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How to clean: vintage/antique crystal & glass bottles


I bought this Marcel Franck perfume bottle (no atomizer) in filthy condition for $1 at an estate sale a while back. It had beautiful cuts but getting it clean looked like a lost cause. In fact, most bottles that contained anything alcohol-based that dried up in the bottle look like a lost cause. But they're not.


It's really that simple, y'all. Let's talk more about it, anyway.

You know I always recommend trying the gentlest solutions first, and I did try that here even though I knew the ultimate answer. I soaked that nasty perfume residue in soapy water overnight to no avail. I tried decanter beads with water. I tried decanter beads with soapy water. I tried a pipe cleaner.

I don't know why I tried all those things in this case, other than to prove they wouldn't do the trick.

Enter acetone. One of my favorite quick cleaning solutions. And it doesn't hurt your glass or crystal. I put a small amount of acetone into the bottle and gave it a quick two-second swirl.

acetone swirl

That took all but the most stubborn spots off but I could see they were going to need a little more friction. I tossed in some decanter beads, closed the bottle, used a cotton swab with acetone to clean the lid, gave it a swirl for ten seconds, et voila.

squeaky clean perfume bottle


Perfect clean. After that, I cleaned it with soapy water but you could skip that step if your bottle is just for display.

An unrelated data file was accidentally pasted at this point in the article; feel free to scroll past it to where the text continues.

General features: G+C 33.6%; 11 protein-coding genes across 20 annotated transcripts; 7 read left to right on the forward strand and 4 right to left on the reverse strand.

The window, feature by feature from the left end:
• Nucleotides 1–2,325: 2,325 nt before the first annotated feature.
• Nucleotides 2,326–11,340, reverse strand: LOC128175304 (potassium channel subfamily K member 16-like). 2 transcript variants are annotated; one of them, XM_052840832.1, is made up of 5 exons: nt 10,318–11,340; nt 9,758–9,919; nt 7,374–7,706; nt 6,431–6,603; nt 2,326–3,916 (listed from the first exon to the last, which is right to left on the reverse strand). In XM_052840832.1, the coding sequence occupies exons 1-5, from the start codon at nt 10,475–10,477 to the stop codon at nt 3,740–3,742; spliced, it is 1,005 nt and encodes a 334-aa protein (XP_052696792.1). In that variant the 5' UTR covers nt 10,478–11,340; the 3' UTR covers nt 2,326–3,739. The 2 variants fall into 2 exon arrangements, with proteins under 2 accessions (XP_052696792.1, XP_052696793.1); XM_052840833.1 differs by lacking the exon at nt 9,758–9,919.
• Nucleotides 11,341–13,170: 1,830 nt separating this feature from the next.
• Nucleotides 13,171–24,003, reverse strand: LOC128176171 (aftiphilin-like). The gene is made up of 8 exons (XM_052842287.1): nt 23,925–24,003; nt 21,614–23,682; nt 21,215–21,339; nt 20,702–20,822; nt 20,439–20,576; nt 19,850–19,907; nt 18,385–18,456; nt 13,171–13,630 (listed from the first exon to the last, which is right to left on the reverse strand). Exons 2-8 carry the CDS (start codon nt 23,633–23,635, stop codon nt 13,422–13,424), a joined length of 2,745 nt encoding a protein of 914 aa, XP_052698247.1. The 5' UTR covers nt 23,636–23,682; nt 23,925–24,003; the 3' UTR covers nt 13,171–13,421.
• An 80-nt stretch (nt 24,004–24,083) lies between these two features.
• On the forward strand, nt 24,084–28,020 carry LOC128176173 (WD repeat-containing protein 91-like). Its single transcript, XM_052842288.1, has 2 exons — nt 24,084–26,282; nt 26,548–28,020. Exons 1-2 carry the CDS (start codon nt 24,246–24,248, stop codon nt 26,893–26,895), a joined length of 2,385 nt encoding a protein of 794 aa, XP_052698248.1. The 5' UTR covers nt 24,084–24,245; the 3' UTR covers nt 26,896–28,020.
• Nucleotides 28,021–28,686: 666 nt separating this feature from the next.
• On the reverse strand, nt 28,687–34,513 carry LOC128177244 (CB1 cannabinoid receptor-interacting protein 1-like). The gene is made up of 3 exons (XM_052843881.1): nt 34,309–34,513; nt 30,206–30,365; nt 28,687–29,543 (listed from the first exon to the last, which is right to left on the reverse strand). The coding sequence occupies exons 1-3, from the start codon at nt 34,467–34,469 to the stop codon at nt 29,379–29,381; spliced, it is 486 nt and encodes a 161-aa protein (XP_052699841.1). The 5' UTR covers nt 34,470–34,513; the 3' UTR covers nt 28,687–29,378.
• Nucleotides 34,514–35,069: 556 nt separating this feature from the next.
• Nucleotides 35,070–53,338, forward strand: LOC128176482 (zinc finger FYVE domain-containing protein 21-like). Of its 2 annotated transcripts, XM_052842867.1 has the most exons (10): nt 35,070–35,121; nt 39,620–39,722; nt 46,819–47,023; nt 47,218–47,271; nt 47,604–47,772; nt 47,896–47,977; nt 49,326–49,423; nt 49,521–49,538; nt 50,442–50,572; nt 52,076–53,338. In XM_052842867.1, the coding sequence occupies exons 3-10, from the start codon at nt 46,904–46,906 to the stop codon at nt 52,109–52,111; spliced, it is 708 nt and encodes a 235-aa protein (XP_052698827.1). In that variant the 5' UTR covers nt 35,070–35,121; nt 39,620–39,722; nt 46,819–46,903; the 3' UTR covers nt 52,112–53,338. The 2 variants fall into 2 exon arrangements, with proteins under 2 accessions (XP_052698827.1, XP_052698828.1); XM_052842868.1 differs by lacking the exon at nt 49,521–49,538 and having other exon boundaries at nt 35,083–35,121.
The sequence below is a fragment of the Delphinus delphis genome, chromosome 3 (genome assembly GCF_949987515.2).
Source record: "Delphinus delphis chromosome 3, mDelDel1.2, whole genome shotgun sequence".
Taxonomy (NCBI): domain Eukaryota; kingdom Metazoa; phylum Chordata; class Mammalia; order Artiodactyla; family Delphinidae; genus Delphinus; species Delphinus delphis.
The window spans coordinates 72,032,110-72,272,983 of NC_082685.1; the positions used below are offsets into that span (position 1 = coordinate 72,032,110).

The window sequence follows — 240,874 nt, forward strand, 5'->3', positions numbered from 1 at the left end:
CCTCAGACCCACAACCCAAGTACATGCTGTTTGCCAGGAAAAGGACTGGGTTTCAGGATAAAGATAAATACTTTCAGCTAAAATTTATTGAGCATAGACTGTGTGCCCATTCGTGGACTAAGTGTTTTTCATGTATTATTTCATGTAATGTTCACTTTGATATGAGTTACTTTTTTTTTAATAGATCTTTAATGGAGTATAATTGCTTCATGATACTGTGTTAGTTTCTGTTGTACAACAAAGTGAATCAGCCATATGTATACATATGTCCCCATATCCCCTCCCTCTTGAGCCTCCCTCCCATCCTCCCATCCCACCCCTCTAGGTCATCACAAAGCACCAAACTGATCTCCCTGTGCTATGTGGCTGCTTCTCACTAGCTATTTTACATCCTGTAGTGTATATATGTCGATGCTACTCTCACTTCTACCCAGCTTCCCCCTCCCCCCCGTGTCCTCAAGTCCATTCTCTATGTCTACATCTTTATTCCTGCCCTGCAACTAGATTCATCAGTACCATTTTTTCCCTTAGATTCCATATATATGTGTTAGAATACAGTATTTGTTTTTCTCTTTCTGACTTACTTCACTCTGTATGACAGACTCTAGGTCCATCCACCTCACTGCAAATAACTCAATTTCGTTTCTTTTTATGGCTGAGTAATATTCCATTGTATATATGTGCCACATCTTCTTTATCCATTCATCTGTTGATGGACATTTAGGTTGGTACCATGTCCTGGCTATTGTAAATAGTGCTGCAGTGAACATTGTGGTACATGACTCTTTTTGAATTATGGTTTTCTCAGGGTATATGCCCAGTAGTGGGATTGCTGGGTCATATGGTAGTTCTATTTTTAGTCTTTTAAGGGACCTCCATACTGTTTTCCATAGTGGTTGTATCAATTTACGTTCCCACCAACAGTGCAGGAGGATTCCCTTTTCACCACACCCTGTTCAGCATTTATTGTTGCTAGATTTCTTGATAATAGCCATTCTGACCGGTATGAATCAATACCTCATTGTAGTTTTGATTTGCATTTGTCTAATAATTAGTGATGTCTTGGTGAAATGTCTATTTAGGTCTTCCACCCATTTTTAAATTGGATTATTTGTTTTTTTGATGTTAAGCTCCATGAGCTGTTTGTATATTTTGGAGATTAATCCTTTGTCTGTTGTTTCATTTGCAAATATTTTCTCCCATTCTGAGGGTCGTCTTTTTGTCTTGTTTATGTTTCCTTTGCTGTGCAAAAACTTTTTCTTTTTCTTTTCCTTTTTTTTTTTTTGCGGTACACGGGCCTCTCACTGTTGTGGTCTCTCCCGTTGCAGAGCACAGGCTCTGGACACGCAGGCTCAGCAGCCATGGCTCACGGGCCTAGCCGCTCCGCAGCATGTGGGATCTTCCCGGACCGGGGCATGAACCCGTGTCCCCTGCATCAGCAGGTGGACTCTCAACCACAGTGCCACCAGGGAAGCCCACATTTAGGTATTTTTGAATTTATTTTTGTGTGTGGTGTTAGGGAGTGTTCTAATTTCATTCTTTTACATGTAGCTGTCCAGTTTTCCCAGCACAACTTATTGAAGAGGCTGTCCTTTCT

What's your wonder product for cleaning bottles like these? Do you have a secondhand purchase you just can't get clean? Make sure to tell us about it in a comment below. Let's learn together.



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6 comments:

  1. Very informative. What would you recto end to remove lingering perfume smell? Also, is their any risk that the beads would scratch a delicate bottle?

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  2. Thanks. Swirl a little baking soda + water solution around to get rid of a lingering smell. :) The decanter beads are nice and smooth so this is only a concern on especially thin glass, which bottles are not often made from. If you come across a bottle made with thin glass, go ahead and let the acetone soak longer instead of using the beads, though. Mostly this solution is for possible lost causes, though, so no big risk in trying whatever works.

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  3. Good to know about the decanter beads...I had no idea that would help get some of those tough spots out!

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  4. Yep, they're the best magic ever. Sometimes it's nice to keep a more rustic bottle a little dirty looking (like if you were using one of your Ball jars to hold screwdrivers or something) but that is definitely not the case with this baby. It Would make a pretty diffuser, though.

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  5. i tried gasoline acetone and denatured alcohol to clean perfume residue from mini perfume bottle with no results. Any suggestions?

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  6. Hi, Phyllis. Do you have any silica gel packets? You might be able to get the beads to absorb and soften the residue. Or you can try a little kosher salt and water (or sugar and vinegar if the bottle openings are very tiny. Good luck, and if none of this works, post some photos and maybe we can brainstorm some other ideas!

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